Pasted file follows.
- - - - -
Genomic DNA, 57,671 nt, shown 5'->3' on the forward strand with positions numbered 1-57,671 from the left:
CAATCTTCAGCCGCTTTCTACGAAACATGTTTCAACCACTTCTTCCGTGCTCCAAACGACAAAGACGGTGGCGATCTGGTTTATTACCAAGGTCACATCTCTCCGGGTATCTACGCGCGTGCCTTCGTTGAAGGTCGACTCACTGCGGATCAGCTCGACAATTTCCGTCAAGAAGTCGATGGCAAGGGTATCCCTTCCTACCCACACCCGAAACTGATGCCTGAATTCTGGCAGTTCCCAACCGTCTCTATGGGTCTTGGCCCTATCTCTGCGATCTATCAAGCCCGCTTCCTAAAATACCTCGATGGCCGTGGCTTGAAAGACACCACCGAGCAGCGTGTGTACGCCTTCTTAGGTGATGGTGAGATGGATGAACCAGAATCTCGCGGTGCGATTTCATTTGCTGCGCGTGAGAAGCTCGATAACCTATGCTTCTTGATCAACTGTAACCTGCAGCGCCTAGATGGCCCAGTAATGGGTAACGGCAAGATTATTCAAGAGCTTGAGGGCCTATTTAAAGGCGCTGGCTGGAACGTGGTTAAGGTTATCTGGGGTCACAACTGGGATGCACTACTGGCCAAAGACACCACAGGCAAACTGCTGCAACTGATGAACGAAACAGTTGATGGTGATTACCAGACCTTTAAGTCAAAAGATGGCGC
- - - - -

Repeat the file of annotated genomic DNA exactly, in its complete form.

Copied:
Genomic DNA, 57,671 nt, shown 5'->3' on the forward strand with positions numbered 1-57,671 from the left:
CAATCTTCAGCCGCTTTCTACGAAACATGTTTCAACCACTTCTTCCGTGCTCCAAACGACAAAGACGGTGGCGATCTGGTTTATTACCAAGGTCACATCTCTCCGGGTATCTACGCGCGTGCCTTCGTTGAAGGTCGACTCACTGCGGATCAGCTCGACAATTTCCGTCAAGAAGTCGATGGCAAGGGTATCCCTTCCTACCCACACCCGAAACTGATGCCTGAATTCTGGCAGTTCCCAACCGTCTCTATGGGTCTTGGCCCTATCTCTGCGATCTATCAAGCCCGCTTCCTAAAATACCTCGATGGCCGTGGCTTGAAAGACACCACCGAGCAGCGTGTGTACGCCTTCTTAGGTGATGGTGAGATGGATGAACCAGAATCTCGCGGTGCGATTTCATTTGCTGCGCGTGAGAAGCTCGATAACCTATGCTTCTTGATCAACTGTAACCTGCAGCGCCTAGATGGCCCAGTAATGGGTAACGGCAAGATTATTCAAGAGCTTGAGGGCCTATTTAAAGGCGCTGGCTGGAACGTGGTTAAGGTTATCTGGGGTCACAACTGGGATGCACTACTGGCCAAAGACACCACAGGCAAACTGCTGCAACTGATGAACGAAACAGTTGATGGTGATTACCAGACCTTTAAGTCAAAAGATGGCGC